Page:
Calchi Marliani


In 1477, when Giovanni Calco died, his belongings passed over to his son and then to Bartolomeo Calco (1434-1508), who was the first Prime ducal Secretary of the State of Milan, during the age of Lodovico il Moro. 
After his death in 1508, those belongings passed over to his sons, among which Polidoro Calco (?-1539) who was the Governor of the State of Milan. The possesions related to Vescogna were later split into different parts and the northern portion of them was given to Antono Maria, son of Polidoro and to his son Giovanni Battista Mauro Calco, born in 1567.       
Giovanni Battista's doughter married Giulio Marliani, hence these belongings were finally owned by Marliani's family, passing to his sons Luigi, Giuseppe and his grandson count Luigi.
Toward the end of the XVII century, the Marliani's, probably Luigi himself or his son, built a big villa on the northern portion of the hill of Vescogna.
The cartography of the land registry in 1721 shows the ultimate "U-shape" of the villa facing the south-west (Sartirana Briantea). The area south-west was built by including and transforming pre-existing buildings; a courtyard was also created together with other buildings serving for rural aims. A new central portion of the house was constructed as well, including dreds, a cellar on the main front, a big gate was created and on both side of it, there were two spiral staircases taking upstairs. on the side wings of the main courtyard, two porches with columns were also built up.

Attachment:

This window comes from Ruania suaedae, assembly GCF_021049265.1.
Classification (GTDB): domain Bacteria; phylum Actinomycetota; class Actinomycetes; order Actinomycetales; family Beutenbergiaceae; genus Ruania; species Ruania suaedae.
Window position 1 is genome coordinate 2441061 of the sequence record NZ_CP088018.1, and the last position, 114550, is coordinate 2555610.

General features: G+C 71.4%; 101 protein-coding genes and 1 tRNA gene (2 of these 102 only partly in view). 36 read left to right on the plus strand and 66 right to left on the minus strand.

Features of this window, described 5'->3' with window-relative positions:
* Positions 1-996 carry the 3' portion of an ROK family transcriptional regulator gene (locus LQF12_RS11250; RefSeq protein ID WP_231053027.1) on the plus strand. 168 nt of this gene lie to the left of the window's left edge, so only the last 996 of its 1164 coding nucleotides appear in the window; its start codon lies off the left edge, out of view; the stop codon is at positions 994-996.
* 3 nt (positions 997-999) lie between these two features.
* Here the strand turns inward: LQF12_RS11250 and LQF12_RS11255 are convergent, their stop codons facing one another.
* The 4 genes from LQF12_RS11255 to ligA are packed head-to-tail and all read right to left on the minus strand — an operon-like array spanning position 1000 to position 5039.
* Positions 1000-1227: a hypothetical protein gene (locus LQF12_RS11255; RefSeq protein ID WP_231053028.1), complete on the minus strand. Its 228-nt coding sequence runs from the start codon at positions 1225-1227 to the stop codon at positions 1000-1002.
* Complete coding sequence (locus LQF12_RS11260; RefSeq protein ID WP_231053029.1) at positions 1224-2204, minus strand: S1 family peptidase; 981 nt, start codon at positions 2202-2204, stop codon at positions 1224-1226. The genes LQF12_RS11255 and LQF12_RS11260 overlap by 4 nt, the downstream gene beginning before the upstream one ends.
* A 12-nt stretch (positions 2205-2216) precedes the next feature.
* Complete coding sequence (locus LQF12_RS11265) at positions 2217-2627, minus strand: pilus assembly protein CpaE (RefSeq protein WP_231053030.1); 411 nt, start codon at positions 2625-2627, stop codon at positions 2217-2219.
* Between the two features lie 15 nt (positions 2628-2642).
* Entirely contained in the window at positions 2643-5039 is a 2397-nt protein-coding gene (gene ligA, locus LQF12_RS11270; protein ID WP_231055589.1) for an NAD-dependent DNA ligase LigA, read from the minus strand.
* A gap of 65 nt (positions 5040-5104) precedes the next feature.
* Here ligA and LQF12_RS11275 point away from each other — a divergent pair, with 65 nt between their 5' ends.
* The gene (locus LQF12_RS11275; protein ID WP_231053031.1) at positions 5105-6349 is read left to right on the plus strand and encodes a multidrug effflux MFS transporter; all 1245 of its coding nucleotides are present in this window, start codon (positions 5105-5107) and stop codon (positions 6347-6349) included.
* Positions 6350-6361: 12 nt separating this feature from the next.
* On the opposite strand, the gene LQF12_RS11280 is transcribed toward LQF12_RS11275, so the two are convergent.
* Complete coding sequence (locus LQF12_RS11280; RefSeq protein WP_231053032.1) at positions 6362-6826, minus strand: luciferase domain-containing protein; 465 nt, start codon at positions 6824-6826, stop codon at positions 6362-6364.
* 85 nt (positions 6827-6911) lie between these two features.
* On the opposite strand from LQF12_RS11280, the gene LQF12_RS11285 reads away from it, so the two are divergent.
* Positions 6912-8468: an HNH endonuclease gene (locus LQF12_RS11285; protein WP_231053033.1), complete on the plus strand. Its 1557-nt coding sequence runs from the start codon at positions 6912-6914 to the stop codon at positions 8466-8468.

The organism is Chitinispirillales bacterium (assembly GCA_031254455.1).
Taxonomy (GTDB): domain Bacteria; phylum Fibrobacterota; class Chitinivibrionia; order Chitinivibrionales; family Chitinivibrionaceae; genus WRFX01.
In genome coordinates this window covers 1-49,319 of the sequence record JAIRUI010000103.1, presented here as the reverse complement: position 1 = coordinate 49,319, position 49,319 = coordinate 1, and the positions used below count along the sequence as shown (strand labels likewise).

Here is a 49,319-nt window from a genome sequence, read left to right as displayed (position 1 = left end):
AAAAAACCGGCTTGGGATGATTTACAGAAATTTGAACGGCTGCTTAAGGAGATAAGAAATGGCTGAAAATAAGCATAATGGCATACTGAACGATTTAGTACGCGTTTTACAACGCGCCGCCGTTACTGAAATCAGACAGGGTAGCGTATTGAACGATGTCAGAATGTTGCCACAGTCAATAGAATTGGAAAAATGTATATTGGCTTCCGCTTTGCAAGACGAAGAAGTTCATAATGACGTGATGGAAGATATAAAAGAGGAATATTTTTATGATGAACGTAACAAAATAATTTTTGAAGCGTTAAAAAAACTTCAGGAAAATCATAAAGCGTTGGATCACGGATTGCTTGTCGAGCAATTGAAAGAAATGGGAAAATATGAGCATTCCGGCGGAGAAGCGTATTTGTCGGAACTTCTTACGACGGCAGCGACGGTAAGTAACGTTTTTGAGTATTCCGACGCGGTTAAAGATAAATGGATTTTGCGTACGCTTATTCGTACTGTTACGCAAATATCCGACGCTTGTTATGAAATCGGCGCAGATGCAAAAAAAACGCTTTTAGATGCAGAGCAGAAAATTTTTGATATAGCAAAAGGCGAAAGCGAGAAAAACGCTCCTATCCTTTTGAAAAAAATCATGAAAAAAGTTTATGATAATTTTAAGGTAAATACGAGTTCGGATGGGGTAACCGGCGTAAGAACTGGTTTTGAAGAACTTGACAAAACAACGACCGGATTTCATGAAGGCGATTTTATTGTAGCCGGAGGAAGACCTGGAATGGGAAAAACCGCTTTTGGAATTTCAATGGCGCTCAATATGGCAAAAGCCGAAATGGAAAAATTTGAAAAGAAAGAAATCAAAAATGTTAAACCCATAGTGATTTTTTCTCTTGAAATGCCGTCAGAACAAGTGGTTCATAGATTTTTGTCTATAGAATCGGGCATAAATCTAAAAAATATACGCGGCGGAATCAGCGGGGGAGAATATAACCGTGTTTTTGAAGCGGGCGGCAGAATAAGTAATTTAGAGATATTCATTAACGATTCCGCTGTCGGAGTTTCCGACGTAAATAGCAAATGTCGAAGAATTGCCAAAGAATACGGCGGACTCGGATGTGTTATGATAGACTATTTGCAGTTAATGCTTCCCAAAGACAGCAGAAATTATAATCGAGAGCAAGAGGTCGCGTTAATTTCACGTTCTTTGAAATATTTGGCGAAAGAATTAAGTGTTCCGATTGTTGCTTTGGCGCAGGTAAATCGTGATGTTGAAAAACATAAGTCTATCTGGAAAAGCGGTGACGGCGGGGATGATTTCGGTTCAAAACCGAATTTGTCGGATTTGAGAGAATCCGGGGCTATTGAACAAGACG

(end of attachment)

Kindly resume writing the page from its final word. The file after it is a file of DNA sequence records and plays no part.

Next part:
At the end of the XVIII century, the count Luigi Marliani (1736-?) found himself covered by debts and he was forced to give away his properties in Masnago in the territory of Varese and Calco. These properties were "holdings with rural houses and a big noble house with a courtyard with garden, croft  and nets for catching birds, for total amount to 788 perches". 
The whole property was sold during an austion in 1804 to Andrea Cavalli Lanfredi, an inhabitant of the city of Milan. From that time on, there was a period of continuous divisions and hand overs until it became mostly possession of Don Andrea Forti, priest of Arlate, between 1821 and 1826.
(ref. Historic and cadastral research by G.Medolago)
(ill. "Calchi's family coat of arms - Trivulziano Code - 1390")